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Showing posts from April, 2013

A Slight Detour

 Red and Yellow Tulip fields and the mucky mud that surrounded them
Every weekend we try to go out and explore our new area, whether hiking, canoeing, biking, or driving up to British Columbia and finding a new spot up north. After a hike with the kids down at Deception Pass State Park (breathtakingly beautiful) near Mount Vernon, we decided to take a slight detour to see the Skagit Tulip Festival. The festival is a month long 'driving tour' where you can stop at different farms to see the luminous fields of flowers and choose to pick a few to buy for your home. 
I had first seen the site of Dutch Roozengaarde on another blog, and I had thought it looked worth the drive, especially if we were in the area. Going on a Saturday wasn't the best time because there were huge crowds everywhere, but we were able to snap a few pictures and gawk like tourists at the colors that illuminated the otherwise dreary landscape. 
 Light Pink (distance), Dark Pink, and Orange Tulips
Roozengaa…

Book Reviews: Brene Brown

Brene Brown TED talk: The Power of Vulnerability
I first heard Brene Brown's name about 18 months ago, at a Mom2Mom event. That's a monthly gathering of mothers at every stage, who come together to listen to a speaker, eat a delicious brunch, talk in small groups, and have childcare for those two hours of fellowship. A friend of mine did a talk on vulnerability, and opened with this 20 minute video of Brene doing a TED talk on that very subject. I remember at the event, I wrote her name down which is unusual for me, and watched it again that night. And another time. And then sent it to friends after that. Needless to say, I found her topic and research fascinating, and was happy to find out she had 2 books already published, and a third on the way.
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This year I was able to read all three of her books in chronological order, the first being I Thought It Was Just Me (But It Isn't), which is Brown's body of shame research (yes, she's a shame researcher) that includes…

What Takes Time

Our 17 footer, hitching a ride
Two weeks ago, we bought a canoe from Craigslist. It's nothing fancy. It's green, with mildew on the bottom from being unused, and it came with a solitary wooden oar. We'd been scouring craigslist with little luck under the $300 limit, and finally came across this one and joy of joys, they took $150 because they were putting everything in the moving truck the day we came. They didn't want it -- cash looks better than a canoe sitting by the curb.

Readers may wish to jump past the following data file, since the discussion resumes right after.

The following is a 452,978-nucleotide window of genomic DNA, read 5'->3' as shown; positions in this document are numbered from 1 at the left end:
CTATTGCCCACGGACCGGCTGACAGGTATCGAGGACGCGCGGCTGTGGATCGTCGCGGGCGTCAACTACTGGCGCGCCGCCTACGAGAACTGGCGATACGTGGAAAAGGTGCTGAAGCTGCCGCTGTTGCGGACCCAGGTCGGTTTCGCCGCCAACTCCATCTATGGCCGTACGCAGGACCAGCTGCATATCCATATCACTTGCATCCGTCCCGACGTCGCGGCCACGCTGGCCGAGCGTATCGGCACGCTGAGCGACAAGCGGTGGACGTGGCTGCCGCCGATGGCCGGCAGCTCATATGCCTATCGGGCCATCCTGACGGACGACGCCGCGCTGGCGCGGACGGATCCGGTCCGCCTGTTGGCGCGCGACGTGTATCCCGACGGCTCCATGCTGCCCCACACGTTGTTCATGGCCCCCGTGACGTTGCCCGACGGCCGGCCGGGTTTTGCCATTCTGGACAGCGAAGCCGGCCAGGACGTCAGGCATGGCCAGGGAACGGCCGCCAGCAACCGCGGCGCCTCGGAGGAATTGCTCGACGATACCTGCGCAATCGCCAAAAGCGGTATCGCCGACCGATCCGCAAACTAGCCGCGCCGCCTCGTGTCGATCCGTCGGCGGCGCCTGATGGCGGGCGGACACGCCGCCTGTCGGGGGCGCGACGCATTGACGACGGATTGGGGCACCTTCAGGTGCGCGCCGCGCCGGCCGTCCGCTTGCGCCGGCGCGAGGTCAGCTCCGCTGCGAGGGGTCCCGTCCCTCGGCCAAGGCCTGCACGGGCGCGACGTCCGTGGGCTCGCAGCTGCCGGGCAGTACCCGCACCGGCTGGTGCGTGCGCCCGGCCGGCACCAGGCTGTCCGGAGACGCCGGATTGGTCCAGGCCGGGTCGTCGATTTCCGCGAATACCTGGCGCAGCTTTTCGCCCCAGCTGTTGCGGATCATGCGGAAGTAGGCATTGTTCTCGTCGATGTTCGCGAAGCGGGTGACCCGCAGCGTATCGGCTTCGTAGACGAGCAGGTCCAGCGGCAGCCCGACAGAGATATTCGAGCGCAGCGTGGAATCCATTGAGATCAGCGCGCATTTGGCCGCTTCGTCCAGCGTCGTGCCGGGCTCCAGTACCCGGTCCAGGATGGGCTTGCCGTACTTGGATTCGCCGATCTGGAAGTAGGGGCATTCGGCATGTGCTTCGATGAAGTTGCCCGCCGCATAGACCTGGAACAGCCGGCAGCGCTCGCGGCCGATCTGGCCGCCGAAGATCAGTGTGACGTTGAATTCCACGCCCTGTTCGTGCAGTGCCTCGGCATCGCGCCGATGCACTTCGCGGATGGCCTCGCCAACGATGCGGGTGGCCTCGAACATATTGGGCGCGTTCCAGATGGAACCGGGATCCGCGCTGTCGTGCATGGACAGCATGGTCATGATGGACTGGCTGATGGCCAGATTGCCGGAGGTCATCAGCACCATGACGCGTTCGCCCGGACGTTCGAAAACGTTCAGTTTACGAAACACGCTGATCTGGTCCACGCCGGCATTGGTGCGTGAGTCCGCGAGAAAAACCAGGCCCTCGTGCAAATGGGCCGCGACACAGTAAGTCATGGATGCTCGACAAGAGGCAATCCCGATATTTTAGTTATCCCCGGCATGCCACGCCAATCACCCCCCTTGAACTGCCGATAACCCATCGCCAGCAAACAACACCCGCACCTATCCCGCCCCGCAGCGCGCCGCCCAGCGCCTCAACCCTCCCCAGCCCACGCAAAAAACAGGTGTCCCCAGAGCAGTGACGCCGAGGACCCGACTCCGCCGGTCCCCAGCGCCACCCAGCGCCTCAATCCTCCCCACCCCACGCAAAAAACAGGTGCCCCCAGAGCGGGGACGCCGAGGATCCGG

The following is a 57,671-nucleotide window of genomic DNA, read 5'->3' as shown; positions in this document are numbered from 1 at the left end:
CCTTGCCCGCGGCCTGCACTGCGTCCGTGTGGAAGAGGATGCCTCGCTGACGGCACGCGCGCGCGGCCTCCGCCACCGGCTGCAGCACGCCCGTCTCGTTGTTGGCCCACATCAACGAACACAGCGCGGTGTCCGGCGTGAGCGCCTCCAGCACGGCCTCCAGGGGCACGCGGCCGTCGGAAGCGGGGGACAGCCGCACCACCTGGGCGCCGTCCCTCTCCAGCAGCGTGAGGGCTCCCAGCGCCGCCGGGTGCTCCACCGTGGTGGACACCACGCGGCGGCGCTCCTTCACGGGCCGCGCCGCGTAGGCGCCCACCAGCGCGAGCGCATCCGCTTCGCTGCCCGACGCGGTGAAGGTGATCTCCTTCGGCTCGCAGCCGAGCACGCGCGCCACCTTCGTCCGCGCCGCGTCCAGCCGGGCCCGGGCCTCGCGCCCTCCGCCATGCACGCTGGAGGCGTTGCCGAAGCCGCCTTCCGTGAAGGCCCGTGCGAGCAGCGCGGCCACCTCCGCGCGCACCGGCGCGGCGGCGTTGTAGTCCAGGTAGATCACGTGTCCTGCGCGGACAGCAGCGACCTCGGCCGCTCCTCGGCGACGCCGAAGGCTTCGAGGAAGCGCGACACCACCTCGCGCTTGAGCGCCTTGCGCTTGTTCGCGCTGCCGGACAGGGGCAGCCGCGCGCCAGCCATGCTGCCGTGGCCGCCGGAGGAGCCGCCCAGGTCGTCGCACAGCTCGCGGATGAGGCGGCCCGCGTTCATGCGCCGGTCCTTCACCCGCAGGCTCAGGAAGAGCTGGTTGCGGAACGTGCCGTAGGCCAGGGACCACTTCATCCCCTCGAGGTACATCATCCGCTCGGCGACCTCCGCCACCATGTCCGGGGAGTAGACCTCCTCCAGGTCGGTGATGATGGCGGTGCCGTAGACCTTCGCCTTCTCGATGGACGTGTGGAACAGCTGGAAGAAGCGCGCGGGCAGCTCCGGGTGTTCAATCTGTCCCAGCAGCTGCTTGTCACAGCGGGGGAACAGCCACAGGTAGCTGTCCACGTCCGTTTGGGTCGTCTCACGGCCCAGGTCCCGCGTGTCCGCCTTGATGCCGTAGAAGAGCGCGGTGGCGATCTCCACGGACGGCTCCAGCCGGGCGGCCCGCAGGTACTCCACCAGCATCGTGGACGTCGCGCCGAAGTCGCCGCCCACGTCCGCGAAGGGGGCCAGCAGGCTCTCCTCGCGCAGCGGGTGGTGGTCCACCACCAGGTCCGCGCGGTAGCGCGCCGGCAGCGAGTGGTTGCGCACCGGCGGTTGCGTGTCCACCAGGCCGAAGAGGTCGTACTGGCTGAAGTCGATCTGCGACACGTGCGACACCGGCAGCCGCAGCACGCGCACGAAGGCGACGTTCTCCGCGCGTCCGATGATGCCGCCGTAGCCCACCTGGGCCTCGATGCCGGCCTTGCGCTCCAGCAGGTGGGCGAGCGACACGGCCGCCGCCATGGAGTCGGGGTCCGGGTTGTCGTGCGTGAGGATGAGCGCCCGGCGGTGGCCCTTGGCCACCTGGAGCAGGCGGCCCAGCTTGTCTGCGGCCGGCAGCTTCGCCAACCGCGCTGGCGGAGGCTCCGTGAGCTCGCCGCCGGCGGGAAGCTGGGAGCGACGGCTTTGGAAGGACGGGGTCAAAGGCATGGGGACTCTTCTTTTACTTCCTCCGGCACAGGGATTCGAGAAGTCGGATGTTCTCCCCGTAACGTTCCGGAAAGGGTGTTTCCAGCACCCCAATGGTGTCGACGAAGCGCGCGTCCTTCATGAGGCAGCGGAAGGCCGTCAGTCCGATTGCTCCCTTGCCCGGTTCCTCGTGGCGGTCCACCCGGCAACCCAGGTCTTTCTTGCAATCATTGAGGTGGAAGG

We'd squirreled away about $15 a month for the past year or so, just to put towards this little goal, and with a few life jackets, and 3 more oars to boot, we were out for our own little family adventure. The first time we took it out, we saw so much wild-life we couldn't believe it: a diving bird returning from his catch down under just a few feet from our boat, a Bald Eagle, and some sort of seal who popped up, stared at us, and promptly went back underwater. I didn't even know seal…

My Night at the Senior Center

View of Semiahmoo historic fishing boat near the pier
Nearing the end of the day, we took a slow, three-quarter-mile walk to the Senior Center down on "H" Street. This town is a sleepy retirement town, with a quaint little main strip, cheap gas for the Canadians who come down, and chicks at the local hardware shop. In our little corner of Blaine, there are no fewer than twenty children running around together in the afternoons, and people outside walking their dogs or doing yard work. It seems that my 'feeling' of it being a family-friendly, safe place to live is actually true
I had heard rumors of, and then confirmed my suspicions, that Blaine is also a place where people value those who make up the community. Every week, from 5-7PM on Wednesdays at the Senior Center, there is a Community Meal, where anyone and everyone are welcomed and fed.  I haven't gotten all the details on how this started, but just in one year, the group has swelled from about 15 to now …

A Rough Week

A baby crab
We are slowly discovering the culture and what the Pacific Northwest has to offer, more and more everyday. We have places to go, things to see, and people to meet. This has helped our transition to a different part of the country so much; the invitations for dinner, the beauty of the seascape, and even what a decent end-of-winter feels like with rain instead of late snowfalls. We've come at a good time. We're 'getting out there' and getting our feet wet (literally, me in the Vibrams) exploring nature and also meeting new people.

Last week, however, was a killer.
A morning view of the Blaine public fishing pier

Not one to miss the irony of a dose of my own medecine, but the past month and a half of Stefan's long hours had finally caught up with me and it was taking an extreme toll on Thursday and Friday. I know part of the problem was because it happens every month (ahem) that I get a little bit irritable, snarky and overly tired. The other part was simpl…